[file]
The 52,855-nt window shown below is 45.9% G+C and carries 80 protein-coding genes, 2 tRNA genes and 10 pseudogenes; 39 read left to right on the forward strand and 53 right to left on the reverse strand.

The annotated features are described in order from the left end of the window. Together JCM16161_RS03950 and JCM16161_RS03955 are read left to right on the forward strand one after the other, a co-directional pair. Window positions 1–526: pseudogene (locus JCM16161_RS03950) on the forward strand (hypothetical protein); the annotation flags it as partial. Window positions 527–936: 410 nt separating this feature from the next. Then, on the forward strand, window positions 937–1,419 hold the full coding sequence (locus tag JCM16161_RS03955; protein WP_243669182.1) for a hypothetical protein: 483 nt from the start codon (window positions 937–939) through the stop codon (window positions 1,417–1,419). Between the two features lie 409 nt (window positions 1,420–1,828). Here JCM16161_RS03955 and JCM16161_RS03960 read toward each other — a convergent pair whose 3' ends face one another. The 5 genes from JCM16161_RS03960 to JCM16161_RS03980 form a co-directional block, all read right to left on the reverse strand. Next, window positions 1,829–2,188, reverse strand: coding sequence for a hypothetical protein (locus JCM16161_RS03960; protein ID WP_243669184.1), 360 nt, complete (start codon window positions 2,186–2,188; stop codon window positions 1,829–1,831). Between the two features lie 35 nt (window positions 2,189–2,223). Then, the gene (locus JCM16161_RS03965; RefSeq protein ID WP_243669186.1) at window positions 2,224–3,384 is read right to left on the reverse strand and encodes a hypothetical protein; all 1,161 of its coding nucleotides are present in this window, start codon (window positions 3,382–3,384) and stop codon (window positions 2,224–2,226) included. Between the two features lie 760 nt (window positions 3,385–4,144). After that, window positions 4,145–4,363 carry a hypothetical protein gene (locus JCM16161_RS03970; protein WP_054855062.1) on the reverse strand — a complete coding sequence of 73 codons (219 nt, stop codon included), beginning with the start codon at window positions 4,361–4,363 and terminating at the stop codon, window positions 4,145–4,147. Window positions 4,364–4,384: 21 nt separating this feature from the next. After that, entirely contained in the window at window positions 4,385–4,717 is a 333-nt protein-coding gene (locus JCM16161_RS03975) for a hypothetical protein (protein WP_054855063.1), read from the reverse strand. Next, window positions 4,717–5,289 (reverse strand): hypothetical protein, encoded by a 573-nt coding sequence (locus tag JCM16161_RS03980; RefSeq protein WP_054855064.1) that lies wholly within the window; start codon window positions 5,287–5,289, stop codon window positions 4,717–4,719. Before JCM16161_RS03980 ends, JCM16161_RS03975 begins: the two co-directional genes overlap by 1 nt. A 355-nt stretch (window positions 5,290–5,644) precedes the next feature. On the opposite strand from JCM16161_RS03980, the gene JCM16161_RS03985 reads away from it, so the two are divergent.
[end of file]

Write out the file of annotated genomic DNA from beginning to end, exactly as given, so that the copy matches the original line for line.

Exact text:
The 52,855-nt window shown below is 45.9% G+C and carries 80 protein-coding genes, 2 tRNA genes and 10 pseudogenes; 39 read left to right on the forward strand and 53 right to left on the reverse strand.

The annotated features are described in order from the left end of the window. Together JCM16161_RS03950 and JCM16161_RS03955 are read left to right on the forward strand one after the other, a co-directional pair. Window positions 1–526: pseudogene (locus JCM16161_RS03950) on the forward strand (hypothetical protein); the annotation flags it as partial. Window positions 527–936: 410 nt separating this feature from the next. Then, on the forward strand, window positions 937–1,419 hold the full coding sequence (locus tag JCM16161_RS03955; protein WP_243669182.1) for a hypothetical protein: 483 nt from the start codon (window positions 937–939) through the stop codon (window positions 1,417–1,419). Between the two features lie 409 nt (window positions 1,420–1,828). Here JCM16161_RS03955 and JCM16161_RS03960 read toward each other — a convergent pair whose 3' ends face one another. The 5 genes from JCM16161_RS03960 to JCM16161_RS03980 form a co-directional block, all read right to left on the reverse strand. Next, window positions 1,829–2,188, reverse strand: coding sequence for a hypothetical protein (locus JCM16161_RS03960; protein ID WP_243669184.1), 360 nt, complete (start codon window positions 2,186–2,188; stop codon window positions 1,829–1,831). Between the two features lie 35 nt (window positions 2,189–2,223). Then, the gene (locus JCM16161_RS03965; RefSeq protein ID WP_243669186.1) at window positions 2,224–3,384 is read right to left on the reverse strand and encodes a hypothetical protein; all 1,161 of its coding nucleotides are present in this window, start codon (window positions 3,382–3,384) and stop codon (window positions 2,224–2,226) included. Between the two features lie 760 nt (window positions 3,385–4,144). After that, window positions 4,145–4,363 carry a hypothetical protein gene (locus JCM16161_RS03970; protein WP_054855062.1) on the reverse strand — a complete coding sequence of 73 codons (219 nt, stop codon included), beginning with the start codon at window positions 4,361–4,363 and terminating at the stop codon, window positions 4,145–4,147. Window positions 4,364–4,384: 21 nt separating this feature from the next. After that, entirely contained in the window at window positions 4,385–4,717 is a 333-nt protein-coding gene (locus JCM16161_RS03975) for a hypothetical protein (protein WP_054855063.1), read from the reverse strand. Next, window positions 4,717–5,289 (reverse strand): hypothetical protein, encoded by a 573-nt coding sequence (locus tag JCM16161_RS03980; RefSeq protein WP_054855064.1) that lies wholly within the window; start codon window positions 5,287–5,289, stop codon window positions 4,717–4,719. Before JCM16161_RS03980 ends, JCM16161_RS03975 begins: the two co-directional genes overlap by 1 nt. A 355-nt stretch (window positions 5,290–5,644) precedes the next feature. On the opposite strand from JCM16161_RS03980, the gene JCM16161_RS03985 reads away from it, so the two are divergent.